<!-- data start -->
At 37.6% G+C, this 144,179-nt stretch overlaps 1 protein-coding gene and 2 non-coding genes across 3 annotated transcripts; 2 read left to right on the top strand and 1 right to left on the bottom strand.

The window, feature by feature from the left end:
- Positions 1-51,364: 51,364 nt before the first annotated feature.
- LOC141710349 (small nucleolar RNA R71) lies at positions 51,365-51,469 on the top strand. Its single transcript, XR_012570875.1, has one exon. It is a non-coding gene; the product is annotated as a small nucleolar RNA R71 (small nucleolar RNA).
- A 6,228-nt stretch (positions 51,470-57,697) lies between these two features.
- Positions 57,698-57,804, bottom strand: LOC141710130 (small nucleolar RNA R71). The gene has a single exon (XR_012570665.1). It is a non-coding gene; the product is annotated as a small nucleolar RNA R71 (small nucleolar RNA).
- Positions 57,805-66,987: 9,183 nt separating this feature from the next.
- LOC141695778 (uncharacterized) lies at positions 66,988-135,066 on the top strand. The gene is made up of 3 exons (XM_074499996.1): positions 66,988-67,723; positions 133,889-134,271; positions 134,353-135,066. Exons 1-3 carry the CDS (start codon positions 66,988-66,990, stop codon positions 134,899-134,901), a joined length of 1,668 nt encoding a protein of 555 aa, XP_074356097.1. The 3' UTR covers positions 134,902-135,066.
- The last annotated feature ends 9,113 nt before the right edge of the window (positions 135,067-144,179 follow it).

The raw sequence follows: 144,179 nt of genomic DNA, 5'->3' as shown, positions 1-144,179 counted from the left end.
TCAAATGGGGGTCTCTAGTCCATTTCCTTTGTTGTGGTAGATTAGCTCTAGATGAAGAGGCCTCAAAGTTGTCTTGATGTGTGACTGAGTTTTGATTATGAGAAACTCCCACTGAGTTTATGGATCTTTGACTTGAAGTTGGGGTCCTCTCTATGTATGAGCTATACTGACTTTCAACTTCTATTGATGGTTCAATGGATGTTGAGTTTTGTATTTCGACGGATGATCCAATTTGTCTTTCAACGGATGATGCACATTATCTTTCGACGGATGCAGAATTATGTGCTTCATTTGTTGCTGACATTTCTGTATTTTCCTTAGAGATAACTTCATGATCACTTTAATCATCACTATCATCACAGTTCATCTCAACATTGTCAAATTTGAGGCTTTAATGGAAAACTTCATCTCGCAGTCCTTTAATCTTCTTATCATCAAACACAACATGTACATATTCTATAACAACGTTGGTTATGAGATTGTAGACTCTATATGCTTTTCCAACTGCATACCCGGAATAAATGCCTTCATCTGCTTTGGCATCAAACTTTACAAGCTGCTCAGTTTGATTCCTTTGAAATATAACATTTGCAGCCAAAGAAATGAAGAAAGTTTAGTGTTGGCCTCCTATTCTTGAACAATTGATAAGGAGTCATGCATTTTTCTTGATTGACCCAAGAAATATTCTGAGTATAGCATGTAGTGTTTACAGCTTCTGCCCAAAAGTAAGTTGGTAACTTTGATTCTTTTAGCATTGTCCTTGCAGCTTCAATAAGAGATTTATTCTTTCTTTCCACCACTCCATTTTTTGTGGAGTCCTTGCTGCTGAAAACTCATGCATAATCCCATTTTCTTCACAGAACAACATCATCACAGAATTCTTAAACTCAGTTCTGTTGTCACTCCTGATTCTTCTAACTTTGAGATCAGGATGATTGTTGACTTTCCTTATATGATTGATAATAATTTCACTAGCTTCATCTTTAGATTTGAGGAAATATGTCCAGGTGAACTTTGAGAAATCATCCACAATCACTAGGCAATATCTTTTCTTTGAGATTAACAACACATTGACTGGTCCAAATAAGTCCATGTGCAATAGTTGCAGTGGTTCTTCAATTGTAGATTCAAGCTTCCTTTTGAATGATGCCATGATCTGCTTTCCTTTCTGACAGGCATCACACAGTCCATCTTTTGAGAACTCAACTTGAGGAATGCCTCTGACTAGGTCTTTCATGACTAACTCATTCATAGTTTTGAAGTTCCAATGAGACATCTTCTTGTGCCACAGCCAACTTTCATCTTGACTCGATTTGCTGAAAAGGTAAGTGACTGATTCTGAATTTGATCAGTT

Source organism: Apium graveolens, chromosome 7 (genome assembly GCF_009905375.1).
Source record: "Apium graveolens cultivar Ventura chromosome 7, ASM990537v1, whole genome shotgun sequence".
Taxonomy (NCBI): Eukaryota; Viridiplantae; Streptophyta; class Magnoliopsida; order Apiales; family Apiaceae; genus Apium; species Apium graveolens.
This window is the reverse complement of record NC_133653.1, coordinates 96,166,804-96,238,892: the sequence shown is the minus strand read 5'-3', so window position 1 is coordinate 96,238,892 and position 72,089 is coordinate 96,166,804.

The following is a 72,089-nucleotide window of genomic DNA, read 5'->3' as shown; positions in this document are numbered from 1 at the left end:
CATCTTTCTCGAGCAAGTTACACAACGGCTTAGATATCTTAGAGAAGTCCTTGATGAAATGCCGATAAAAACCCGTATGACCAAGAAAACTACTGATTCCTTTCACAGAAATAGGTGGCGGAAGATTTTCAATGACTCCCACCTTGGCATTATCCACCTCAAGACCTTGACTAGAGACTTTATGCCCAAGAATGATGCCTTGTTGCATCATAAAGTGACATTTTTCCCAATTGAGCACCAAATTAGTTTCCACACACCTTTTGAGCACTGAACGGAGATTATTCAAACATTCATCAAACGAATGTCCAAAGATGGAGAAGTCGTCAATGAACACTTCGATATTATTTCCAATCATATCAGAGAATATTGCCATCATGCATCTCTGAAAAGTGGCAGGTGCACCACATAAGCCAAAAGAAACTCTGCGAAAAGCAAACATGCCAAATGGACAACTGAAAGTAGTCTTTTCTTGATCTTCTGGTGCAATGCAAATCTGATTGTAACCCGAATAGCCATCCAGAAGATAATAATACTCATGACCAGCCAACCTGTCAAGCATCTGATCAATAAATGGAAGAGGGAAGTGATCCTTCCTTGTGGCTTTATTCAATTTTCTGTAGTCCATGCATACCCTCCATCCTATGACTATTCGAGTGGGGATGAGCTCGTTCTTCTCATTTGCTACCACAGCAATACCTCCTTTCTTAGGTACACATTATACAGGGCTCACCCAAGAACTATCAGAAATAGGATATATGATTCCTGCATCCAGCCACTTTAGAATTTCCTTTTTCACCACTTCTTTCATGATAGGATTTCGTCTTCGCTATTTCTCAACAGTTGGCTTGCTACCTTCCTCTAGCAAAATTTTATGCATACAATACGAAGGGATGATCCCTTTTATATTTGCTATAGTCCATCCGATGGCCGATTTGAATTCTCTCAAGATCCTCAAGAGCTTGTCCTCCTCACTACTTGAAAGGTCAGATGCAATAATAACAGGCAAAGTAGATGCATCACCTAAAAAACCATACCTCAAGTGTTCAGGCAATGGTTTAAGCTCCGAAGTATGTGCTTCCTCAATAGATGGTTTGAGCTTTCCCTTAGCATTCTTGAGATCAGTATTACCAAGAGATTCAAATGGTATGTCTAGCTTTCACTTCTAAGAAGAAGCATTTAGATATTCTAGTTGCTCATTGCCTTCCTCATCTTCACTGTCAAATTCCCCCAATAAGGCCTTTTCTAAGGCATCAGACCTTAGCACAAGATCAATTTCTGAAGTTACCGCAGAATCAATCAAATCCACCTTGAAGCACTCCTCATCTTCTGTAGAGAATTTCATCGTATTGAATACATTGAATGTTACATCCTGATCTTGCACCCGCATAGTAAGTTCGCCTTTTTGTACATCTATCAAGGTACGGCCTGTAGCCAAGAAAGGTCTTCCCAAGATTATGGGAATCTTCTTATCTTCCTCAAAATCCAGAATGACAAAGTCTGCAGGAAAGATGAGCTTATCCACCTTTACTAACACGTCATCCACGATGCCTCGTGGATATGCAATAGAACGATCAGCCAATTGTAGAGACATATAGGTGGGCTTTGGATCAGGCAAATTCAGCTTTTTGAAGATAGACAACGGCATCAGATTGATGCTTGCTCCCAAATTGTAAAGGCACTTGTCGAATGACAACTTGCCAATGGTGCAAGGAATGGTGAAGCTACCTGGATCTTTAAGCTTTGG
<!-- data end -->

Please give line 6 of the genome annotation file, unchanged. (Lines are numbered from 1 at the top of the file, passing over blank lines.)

- Positions 57,698-57,804, bottom strand: LOC141710130 (small nucleolar RNA R71). The gene has a single exon (XR_012570665.1). It is a non-coding gene; the product is annotated as a small nucleolar RNA R71 (small nucleolar RNA).